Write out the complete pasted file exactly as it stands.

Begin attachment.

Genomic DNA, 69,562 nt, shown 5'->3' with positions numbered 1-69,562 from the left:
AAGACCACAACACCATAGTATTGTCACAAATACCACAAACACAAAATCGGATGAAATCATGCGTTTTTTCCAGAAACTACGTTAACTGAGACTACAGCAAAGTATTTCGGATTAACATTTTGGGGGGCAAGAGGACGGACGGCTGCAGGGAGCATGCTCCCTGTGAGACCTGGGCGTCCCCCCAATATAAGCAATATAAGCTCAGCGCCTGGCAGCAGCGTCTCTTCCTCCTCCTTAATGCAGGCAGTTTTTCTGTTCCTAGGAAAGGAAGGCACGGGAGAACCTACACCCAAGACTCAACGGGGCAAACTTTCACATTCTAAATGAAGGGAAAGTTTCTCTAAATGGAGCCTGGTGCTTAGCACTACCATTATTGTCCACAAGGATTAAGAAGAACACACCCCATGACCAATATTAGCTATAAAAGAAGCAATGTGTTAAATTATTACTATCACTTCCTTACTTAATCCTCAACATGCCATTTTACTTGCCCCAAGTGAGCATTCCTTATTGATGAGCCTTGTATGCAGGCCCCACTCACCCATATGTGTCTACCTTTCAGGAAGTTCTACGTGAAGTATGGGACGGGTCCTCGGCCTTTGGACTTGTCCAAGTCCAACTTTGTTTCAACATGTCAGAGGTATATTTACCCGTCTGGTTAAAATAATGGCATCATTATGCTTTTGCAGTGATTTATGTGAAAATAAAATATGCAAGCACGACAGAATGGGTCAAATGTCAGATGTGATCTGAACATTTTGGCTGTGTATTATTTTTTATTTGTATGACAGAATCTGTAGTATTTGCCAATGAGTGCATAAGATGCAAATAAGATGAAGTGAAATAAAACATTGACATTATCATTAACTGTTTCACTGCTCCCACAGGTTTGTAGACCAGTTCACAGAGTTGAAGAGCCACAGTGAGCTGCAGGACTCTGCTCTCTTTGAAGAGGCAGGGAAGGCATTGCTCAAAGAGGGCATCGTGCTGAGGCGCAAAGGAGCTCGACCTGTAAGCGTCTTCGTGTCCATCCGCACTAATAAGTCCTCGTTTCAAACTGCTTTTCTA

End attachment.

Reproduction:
Genomic DNA, 69,562 nt, shown 5'->3' with positions numbered 1-69,562 from the left:
AAGACCACAACACCATAGTATTGTCACAAATACCACAAACACAAAATCGGATGAAATCATGCGTTTTTTCCAGAAACTACGTTAACTGAGACTACAGCAAAGTATTTCGGATTAACATTTTGGGGGGCAAGAGGACGGACGGCTGCAGGGAGCATGCTCCCTGTGAGACCTGGGCGTCCCCCCAATATAAGCAATATAAGCTCAGCGCCTGGCAGCAGCGTCTCTTCCTCCTCCTTAATGCAGGCAGTTTTTCTGTTCCTAGGAAAGGAAGGCACGGGAGAACCTACACCCAAGACTCAACGGGGCAAACTTTCACATTCTAAATGAAGGGAAAGTTTCTCTAAATGGAGCCTGGTGCTTAGCACTACCATTATTGTCCACAAGGATTAAGAAGAACACACCCCATGACCAATATTAGCTATAAAAGAAGCAATGTGTTAAATTATTACTATCACTTCCTTACTTAATCCTCAACATGCCATTTTACTTGCCCCAAGTGAGCATTCCTTATTGATGAGCCTTGTATGCAGGCCCCACTCACCCATATGTGTCTACCTTTCAGGAAGTTCTACGTGAAGTATGGGACGGGTCCTCGGCCTTTGGACTTGTCCAAGTCCAACTTTGTTTCAACATGTCAGAGGTATATTTACCCGTCTGGTTAAAATAATGGCATCATTATGCTTTTGCAGTGATTTATGTGAAAATAAAATATGCAAGCACGACAGAATGGGTCAAATGTCAGATGTGATCTGAACATTTTGGCTGTGTATTATTTTTTATTTGTATGACAGAATCTGTAGTATTTGCCAATGAGTGCATAAGATGCAAATAAGATGAAGTGAAATAAAACATTGACATTATCATTAACTGTTTCACTGCTCCCACAGGTTTGTAGACCAGTTCACAGAGTTGAAGAGCCACAGTGAGCTGCAGGACTCTGCTCTCTTTGAAGAGGCAGGGAAGGCATTGCTCAAAGAGGGCATCGTGCTGAGGCGCAAAGGAGCTCGACCTGTAAGCGTCTTCGTGTCCATCCGCACTAATAAGTCCTCGTTTCAAACTGCTTTTCTA